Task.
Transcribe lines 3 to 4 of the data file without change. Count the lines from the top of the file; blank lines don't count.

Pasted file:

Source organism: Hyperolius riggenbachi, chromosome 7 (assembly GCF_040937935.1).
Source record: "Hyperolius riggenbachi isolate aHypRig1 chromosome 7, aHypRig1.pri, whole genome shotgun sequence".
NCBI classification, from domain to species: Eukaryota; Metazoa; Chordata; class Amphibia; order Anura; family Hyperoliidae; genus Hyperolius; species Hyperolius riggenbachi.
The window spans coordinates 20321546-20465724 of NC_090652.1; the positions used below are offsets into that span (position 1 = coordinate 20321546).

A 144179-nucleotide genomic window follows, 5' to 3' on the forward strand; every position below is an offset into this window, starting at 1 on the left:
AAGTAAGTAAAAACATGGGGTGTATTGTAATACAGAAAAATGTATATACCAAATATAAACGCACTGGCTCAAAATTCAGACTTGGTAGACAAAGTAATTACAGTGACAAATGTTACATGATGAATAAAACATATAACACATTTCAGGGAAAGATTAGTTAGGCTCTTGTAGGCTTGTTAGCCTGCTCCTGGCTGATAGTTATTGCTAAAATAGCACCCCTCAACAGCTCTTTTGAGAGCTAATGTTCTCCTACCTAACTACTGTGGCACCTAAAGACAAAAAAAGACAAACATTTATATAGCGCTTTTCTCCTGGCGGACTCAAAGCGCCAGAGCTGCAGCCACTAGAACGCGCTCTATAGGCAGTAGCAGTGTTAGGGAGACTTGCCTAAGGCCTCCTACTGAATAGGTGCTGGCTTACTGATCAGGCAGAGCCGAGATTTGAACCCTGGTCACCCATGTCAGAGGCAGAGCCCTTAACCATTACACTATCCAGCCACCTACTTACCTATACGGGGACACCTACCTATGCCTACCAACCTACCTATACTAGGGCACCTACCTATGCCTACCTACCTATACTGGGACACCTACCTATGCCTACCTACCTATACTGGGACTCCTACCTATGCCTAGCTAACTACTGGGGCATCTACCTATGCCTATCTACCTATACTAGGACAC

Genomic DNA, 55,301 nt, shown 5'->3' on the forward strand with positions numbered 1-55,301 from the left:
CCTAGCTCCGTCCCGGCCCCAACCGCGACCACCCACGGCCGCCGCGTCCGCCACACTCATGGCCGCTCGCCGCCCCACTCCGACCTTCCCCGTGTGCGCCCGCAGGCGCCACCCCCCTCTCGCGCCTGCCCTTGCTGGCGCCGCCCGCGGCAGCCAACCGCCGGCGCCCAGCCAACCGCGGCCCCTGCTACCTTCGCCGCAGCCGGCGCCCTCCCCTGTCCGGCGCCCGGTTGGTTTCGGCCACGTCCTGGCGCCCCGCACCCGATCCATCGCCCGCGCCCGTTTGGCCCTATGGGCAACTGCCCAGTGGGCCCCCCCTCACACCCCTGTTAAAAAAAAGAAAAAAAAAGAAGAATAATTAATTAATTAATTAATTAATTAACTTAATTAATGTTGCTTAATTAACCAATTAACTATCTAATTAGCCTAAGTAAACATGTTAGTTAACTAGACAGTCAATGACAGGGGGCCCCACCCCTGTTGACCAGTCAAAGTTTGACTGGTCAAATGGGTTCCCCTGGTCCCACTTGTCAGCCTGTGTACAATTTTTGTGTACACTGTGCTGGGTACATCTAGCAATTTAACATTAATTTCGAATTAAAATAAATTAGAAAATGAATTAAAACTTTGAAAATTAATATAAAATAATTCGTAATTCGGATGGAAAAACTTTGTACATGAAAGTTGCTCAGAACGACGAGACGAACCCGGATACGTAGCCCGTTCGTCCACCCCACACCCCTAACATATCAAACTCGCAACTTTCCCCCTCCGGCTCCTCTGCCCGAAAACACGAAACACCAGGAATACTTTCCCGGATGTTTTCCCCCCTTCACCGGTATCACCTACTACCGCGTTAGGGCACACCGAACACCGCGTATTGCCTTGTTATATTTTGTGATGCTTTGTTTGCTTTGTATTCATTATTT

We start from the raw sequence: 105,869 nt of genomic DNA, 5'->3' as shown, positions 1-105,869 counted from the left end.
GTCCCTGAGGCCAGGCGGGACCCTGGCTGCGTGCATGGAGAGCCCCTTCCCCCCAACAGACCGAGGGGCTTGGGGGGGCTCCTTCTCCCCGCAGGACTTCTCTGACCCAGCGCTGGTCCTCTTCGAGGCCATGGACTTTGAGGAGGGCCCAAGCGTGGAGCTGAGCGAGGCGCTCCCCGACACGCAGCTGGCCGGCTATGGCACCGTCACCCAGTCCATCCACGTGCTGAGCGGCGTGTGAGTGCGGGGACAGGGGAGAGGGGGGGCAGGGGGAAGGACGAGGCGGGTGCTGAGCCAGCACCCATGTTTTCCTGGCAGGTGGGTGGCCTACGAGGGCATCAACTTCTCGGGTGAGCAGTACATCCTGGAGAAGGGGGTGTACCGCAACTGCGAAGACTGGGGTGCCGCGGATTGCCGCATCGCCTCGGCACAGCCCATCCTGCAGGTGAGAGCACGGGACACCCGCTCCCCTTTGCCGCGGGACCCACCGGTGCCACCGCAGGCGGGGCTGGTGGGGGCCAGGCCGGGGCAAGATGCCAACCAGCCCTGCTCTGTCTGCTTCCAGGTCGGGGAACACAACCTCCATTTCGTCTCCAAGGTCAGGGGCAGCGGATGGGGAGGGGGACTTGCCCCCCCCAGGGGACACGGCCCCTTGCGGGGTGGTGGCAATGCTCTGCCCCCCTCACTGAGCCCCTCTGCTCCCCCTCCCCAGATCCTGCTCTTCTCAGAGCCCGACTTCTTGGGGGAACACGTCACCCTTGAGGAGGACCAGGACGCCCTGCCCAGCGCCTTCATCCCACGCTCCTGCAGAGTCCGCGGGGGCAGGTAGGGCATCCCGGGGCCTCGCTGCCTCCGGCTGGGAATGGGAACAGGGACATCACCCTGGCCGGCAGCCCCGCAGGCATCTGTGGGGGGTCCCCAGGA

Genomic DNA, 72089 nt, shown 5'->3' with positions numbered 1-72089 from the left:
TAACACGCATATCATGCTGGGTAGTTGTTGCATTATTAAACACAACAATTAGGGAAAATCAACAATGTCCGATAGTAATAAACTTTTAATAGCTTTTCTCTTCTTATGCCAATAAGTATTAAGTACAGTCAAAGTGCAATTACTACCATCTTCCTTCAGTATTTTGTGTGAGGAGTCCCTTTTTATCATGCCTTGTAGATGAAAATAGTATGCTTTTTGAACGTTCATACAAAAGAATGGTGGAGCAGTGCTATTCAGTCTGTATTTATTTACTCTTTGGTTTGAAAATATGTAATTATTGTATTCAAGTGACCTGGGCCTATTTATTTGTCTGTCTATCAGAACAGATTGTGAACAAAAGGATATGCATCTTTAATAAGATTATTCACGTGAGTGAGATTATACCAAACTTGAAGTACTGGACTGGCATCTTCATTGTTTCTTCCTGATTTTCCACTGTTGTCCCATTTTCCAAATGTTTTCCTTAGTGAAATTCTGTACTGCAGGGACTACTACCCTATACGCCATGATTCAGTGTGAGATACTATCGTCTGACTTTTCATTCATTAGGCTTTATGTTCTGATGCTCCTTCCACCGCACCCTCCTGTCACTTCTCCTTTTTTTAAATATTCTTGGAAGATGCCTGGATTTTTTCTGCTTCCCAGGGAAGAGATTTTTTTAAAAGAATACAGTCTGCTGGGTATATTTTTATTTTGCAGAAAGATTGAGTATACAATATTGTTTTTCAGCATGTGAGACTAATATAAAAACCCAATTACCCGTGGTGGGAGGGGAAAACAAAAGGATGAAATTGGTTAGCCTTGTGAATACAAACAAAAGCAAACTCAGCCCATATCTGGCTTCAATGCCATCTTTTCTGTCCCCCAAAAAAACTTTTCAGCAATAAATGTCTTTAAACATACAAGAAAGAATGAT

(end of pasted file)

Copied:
NCBI classification, from domain to species: Eukaryota; Metazoa; Chordata; class Amphibia; order Anura; family Hyperoliidae; genus Hyperolius; species Hyperolius riggenbachi.
The window spans coordinates 20321546-20465724 of NC_090652.1; the positions used below are offsets into that span (position 1 = coordinate 20321546).